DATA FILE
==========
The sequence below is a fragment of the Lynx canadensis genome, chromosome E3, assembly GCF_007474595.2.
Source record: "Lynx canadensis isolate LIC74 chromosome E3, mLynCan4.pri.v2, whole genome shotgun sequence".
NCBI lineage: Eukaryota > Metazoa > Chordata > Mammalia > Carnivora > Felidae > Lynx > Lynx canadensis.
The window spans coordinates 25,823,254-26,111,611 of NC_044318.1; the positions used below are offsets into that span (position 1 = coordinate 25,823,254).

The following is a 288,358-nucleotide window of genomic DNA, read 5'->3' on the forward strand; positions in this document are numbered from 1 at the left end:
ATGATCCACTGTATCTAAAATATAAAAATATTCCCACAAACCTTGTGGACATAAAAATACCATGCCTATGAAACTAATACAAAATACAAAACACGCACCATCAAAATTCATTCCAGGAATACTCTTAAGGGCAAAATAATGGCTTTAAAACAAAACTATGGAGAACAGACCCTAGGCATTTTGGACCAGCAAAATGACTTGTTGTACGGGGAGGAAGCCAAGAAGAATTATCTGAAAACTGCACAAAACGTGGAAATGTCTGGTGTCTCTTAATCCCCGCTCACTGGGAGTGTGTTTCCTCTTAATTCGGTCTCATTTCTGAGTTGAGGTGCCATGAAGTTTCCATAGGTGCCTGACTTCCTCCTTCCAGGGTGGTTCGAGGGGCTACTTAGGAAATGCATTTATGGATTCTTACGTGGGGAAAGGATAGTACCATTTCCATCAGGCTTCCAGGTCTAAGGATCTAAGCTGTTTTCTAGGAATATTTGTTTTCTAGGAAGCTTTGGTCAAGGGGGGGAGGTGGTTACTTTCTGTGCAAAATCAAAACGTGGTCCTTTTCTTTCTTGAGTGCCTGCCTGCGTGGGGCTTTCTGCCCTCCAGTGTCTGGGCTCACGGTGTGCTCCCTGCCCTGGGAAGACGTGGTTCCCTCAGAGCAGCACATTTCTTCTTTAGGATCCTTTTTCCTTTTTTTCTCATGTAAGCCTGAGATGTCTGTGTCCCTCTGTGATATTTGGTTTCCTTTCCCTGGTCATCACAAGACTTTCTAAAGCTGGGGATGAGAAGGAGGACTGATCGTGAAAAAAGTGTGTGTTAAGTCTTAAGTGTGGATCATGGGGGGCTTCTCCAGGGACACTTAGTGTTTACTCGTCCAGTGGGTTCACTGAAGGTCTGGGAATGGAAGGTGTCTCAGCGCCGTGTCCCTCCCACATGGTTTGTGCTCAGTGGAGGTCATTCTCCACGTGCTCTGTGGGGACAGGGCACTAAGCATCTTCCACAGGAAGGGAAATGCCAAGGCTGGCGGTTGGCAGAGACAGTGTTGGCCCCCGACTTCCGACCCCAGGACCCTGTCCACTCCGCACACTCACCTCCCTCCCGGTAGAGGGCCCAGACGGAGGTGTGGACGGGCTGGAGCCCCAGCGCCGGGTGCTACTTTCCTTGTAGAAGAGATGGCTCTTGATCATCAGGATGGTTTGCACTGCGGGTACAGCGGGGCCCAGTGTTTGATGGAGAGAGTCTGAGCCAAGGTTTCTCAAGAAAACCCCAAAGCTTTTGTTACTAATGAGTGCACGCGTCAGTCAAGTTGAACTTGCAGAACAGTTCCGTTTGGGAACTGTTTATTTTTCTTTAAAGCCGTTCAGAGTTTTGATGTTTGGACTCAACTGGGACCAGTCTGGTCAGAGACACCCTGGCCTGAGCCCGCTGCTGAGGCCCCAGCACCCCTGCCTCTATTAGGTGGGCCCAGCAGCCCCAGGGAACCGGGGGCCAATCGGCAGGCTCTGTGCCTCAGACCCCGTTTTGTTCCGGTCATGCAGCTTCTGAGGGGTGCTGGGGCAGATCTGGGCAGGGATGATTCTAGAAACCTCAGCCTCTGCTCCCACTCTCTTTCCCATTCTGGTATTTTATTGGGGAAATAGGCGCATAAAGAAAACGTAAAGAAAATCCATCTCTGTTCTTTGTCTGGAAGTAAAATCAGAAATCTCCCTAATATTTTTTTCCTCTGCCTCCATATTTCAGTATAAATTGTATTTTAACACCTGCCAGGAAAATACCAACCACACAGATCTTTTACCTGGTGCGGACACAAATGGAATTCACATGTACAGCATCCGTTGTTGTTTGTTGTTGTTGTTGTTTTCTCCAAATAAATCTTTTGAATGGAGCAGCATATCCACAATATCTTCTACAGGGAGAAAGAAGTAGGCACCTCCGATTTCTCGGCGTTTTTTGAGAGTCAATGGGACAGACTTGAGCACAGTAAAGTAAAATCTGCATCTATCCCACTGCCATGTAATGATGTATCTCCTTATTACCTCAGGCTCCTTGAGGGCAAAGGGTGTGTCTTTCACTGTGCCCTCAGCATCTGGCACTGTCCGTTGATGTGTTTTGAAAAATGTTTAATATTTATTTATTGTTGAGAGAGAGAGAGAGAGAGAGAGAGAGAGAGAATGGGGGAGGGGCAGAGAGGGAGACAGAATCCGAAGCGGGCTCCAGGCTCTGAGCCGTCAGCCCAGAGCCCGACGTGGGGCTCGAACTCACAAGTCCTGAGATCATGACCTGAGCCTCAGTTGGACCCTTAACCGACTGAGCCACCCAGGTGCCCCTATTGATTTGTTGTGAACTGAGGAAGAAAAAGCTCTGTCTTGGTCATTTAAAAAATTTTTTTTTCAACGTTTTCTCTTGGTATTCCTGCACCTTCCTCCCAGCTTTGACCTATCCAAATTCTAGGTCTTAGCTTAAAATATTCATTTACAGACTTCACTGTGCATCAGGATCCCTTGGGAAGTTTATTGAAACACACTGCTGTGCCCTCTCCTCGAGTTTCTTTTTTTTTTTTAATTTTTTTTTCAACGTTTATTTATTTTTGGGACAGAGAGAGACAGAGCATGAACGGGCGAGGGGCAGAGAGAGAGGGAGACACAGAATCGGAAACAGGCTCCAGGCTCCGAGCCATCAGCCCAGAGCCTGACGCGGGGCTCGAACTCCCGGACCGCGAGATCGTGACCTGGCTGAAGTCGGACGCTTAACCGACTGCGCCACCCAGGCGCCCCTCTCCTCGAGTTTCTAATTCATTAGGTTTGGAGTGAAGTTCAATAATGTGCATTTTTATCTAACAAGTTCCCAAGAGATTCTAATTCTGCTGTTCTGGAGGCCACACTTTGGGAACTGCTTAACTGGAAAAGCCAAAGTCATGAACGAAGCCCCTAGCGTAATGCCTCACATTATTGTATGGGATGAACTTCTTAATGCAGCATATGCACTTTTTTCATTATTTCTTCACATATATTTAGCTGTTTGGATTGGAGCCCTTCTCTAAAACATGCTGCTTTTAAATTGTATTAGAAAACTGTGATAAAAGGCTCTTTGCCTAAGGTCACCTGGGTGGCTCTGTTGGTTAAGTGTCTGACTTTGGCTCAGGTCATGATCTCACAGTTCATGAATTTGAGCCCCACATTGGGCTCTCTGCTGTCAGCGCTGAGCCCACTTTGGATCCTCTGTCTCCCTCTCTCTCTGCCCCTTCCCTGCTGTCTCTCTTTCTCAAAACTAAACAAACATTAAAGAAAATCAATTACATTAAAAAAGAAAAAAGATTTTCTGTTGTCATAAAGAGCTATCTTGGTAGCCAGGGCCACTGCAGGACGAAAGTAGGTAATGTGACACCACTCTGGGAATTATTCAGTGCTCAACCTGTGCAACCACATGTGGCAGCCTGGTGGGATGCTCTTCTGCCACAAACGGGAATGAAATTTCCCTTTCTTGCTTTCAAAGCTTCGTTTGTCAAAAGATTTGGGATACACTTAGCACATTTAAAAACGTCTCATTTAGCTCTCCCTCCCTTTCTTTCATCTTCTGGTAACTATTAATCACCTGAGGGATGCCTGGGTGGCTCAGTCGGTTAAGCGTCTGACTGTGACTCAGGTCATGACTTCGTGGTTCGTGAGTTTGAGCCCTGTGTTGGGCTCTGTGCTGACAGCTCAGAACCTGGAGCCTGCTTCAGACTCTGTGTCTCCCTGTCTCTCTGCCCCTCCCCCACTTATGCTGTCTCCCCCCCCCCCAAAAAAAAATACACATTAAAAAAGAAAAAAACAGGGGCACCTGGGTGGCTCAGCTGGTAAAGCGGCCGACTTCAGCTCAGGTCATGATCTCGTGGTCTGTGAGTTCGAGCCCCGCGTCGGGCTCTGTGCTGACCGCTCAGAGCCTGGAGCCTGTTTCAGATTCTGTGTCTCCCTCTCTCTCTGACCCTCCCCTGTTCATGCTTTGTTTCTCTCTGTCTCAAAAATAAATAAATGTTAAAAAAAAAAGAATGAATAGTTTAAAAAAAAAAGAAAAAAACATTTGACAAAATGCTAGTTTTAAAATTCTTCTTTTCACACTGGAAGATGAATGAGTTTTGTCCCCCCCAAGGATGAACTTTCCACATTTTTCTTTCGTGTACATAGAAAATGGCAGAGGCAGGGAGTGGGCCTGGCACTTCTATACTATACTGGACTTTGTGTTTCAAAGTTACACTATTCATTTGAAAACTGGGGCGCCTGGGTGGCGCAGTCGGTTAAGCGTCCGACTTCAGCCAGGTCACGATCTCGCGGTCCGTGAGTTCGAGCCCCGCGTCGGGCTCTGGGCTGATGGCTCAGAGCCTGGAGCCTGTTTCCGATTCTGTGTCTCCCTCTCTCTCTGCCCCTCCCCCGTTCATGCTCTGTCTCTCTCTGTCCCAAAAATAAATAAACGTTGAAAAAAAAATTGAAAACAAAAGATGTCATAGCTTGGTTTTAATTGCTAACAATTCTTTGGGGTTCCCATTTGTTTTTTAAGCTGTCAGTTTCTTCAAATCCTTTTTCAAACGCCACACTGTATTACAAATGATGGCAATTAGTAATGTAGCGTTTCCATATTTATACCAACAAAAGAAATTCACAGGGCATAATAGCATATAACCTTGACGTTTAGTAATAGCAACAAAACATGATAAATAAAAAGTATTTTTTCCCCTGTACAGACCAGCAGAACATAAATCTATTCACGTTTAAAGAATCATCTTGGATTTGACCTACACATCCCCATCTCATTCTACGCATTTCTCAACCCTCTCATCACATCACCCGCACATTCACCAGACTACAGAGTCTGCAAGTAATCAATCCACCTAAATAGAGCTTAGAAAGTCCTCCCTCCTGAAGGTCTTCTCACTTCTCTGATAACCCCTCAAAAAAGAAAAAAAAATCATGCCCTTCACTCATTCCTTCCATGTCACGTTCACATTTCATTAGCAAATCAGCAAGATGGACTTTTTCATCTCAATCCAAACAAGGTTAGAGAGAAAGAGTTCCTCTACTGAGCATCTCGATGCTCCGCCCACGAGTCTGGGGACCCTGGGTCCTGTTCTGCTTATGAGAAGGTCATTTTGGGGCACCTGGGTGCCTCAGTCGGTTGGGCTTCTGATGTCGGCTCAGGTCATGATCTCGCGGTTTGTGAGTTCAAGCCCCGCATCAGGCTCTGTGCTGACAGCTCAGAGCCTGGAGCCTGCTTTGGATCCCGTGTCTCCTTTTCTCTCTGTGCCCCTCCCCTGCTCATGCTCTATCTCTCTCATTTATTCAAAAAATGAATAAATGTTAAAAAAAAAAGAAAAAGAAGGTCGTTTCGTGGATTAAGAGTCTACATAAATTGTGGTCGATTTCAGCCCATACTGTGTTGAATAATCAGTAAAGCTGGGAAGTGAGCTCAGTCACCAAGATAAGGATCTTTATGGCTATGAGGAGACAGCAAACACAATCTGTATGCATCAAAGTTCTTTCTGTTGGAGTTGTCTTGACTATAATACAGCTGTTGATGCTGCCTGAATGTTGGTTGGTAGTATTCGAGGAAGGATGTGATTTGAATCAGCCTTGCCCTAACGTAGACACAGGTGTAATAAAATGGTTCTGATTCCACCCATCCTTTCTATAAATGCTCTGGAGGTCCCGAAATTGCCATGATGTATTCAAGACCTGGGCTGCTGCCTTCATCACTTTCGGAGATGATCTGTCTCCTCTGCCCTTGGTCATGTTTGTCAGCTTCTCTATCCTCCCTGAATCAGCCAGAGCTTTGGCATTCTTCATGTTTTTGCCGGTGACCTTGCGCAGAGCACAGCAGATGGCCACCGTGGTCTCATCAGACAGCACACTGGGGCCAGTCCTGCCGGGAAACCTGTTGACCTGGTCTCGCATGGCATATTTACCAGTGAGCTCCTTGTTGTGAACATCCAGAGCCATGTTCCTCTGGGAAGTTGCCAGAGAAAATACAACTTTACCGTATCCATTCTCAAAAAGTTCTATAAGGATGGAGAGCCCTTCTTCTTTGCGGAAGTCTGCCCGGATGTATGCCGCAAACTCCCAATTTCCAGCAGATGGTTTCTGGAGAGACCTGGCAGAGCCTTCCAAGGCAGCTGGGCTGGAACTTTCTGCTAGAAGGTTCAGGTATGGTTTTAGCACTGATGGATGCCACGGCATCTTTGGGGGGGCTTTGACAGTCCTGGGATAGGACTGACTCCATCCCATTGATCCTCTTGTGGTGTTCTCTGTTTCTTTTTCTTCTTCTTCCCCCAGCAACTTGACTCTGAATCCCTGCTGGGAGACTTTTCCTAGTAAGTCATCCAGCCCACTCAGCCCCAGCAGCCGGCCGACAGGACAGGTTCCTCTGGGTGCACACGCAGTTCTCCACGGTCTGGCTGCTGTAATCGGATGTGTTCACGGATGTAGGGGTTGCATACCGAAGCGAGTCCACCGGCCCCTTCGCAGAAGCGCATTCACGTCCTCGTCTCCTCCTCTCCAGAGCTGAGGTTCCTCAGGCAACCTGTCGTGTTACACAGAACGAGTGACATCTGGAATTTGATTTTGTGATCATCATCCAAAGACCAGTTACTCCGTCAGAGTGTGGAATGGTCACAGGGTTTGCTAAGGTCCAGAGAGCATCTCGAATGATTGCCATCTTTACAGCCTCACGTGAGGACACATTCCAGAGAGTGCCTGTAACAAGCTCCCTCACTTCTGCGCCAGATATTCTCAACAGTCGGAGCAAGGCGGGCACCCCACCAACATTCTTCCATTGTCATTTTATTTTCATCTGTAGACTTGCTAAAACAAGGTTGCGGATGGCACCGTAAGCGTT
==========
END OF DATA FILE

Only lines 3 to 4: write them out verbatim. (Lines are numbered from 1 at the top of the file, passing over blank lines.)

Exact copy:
NCBI lineage: Eukaryota > Metazoa > Chordata > Mammalia > Carnivora > Felidae > Lynx > Lynx canadensis.
The window spans coordinates 25,823,254-26,111,611 of NC_044318.1; the positions used below are offsets into that span (position 1 = coordinate 25,823,254).